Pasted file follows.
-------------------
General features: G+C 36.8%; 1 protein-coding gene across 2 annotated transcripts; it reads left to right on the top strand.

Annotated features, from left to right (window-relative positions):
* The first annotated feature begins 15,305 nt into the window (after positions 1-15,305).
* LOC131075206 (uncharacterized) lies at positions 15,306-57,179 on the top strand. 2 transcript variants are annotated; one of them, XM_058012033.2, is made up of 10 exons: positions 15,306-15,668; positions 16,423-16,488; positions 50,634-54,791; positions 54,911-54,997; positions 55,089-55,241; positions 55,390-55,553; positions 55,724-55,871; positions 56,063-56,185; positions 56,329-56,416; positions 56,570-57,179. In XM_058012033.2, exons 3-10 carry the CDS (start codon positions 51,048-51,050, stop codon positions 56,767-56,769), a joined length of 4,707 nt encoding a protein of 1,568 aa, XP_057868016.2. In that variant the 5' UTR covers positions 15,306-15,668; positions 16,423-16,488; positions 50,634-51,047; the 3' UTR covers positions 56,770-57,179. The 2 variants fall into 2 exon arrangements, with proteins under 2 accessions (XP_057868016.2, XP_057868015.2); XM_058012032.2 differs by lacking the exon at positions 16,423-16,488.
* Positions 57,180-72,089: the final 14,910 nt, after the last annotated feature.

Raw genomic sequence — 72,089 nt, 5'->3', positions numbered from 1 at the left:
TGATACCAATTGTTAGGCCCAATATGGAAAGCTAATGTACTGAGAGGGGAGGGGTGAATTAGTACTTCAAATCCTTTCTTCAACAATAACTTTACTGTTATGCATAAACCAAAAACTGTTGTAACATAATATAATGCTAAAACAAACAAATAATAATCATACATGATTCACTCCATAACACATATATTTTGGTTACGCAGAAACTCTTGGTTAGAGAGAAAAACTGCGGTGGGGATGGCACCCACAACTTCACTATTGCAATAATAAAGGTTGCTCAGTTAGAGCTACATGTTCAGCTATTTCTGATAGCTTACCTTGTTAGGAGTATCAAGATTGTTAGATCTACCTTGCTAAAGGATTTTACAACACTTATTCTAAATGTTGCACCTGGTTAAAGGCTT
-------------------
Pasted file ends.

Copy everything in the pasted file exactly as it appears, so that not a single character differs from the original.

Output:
General features: G+C 36.8%; 1 protein-coding gene across 2 annotated transcripts; it reads left to right on the top strand.

Annotated features, from left to right (window-relative positions):
* The first annotated feature begins 15,305 nt into the window (after positions 1-15,305).
* LOC131075206 (uncharacterized) lies at positions 15,306-57,179 on the top strand. 2 transcript variants are annotated; one of them, XM_058012033.2, is made up of 10 exons: positions 15,306-15,668; positions 16,423-16,488; positions 50,634-54,791; positions 54,911-54,997; positions 55,089-55,241; positions 55,390-55,553; positions 55,724-55,871; positions 56,063-56,185; positions 56,329-56,416; positions 56,570-57,179. In XM_058012033.2, exons 3-10 carry the CDS (start codon positions 51,048-51,050, stop codon positions 56,767-56,769), a joined length of 4,707 nt encoding a protein of 1,568 aa, XP_057868016.2. In that variant the 5' UTR covers positions 15,306-15,668; positions 16,423-16,488; positions 50,634-51,047; the 3' UTR covers positions 56,770-57,179. The 2 variants fall into 2 exon arrangements, with proteins under 2 accessions (XP_057868016.2, XP_057868015.2); XM_058012032.2 differs by lacking the exon at positions 16,423-16,488.
* Positions 57,180-72,089: the final 14,910 nt, after the last annotated feature.

Raw genomic sequence — 72,089 nt, 5'->3', positions numbered from 1 at the left:
TGATACCAATTGTTAGGCCCAATATGGAAAGCTAATGTACTGAGAGGGGAGGGGTGAATTAGTACTTCAAATCCTTTCTTCAACAATAACTTTACTGTTATGCATAAACCAAAAACTGTTGTAACATAATATAATGCTAAAACAAACAAATAATAATCATACATGATTCACTCCATAACACATATATTTTGGTTACGCAGAAACTCTTGGTTAGAGAGAAAAACTGCGGTGGGGATGGCACCCACAACTTCACTATTGCAATAATAAAGGTTGCTCAGTTAGAGCTACATGTTCAGCTATTTCTGATAGCTTACCTTGTTAGGAGTATCAAGATTGTTAGATCTACCTTGCTAAAGGATTTTACAACACTTATTCTAAATGTTGCACCTGGTTAAAGGCTT